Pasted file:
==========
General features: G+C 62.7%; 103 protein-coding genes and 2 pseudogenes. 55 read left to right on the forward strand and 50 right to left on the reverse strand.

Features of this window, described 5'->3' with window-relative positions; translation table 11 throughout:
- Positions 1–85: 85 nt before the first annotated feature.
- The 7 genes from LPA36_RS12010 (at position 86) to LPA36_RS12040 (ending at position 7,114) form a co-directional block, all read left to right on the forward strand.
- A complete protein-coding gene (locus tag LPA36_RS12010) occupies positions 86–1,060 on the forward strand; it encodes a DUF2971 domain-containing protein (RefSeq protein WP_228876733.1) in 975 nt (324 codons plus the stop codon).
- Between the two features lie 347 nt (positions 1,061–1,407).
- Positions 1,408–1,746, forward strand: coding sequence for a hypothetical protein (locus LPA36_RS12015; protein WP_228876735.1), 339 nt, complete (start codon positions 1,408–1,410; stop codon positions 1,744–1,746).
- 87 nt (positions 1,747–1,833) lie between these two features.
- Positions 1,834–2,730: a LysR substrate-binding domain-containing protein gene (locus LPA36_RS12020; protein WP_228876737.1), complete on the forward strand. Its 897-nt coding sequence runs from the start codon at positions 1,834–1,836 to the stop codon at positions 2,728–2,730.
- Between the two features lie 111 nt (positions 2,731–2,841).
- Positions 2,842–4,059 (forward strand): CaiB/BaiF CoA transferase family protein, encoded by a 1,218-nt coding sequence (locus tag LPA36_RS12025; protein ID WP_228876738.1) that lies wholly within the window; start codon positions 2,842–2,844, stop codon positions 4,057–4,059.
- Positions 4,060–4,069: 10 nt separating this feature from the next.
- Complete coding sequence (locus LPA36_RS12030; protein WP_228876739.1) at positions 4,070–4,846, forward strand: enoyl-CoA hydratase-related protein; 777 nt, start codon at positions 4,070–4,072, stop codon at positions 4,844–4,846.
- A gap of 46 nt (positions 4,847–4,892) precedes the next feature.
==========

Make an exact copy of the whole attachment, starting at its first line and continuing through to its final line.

General features: G+C 62.7%; 103 protein-coding genes and 2 pseudogenes. 55 read left to right on the forward strand and 50 right to left on the reverse strand.

Features of this window, described 5'->3' with window-relative positions; translation table 11 throughout:
- Positions 1–85: 85 nt before the first annotated feature.
- The 7 genes from LPA36_RS12010 (at position 86) to LPA36_RS12040 (ending at position 7,114) form a co-directional block, all read left to right on the forward strand.
- A complete protein-coding gene (locus tag LPA36_RS12010) occupies positions 86–1,060 on the forward strand; it encodes a DUF2971 domain-containing protein (RefSeq protein WP_228876733.1) in 975 nt (324 codons plus the stop codon).
- Between the two features lie 347 nt (positions 1,061–1,407).
- Positions 1,408–1,746, forward strand: coding sequence for a hypothetical protein (locus LPA36_RS12015; protein WP_228876735.1), 339 nt, complete (start codon positions 1,408–1,410; stop codon positions 1,744–1,746).
- 87 nt (positions 1,747–1,833) lie between these two features.
- Positions 1,834–2,730: a LysR substrate-binding domain-containing protein gene (locus LPA36_RS12020; protein WP_228876737.1), complete on the forward strand. Its 897-nt coding sequence runs from the start codon at positions 1,834–1,836 to the stop codon at positions 2,728–2,730.
- Between the two features lie 111 nt (positions 2,731–2,841).
- Positions 2,842–4,059 (forward strand): CaiB/BaiF CoA transferase family protein, encoded by a 1,218-nt coding sequence (locus tag LPA36_RS12025; protein ID WP_228876738.1) that lies wholly within the window; start codon positions 2,842–2,844, stop codon positions 4,057–4,059.
- Positions 4,060–4,069: 10 nt separating this feature from the next.
- Complete coding sequence (locus LPA36_RS12030; protein WP_228876739.1) at positions 4,070–4,846, forward strand: enoyl-CoA hydratase-related protein; 777 nt, start codon at positions 4,070–4,072, stop codon at positions 4,844–4,846.
- A gap of 46 nt (positions 4,847–4,892) precedes the next feature.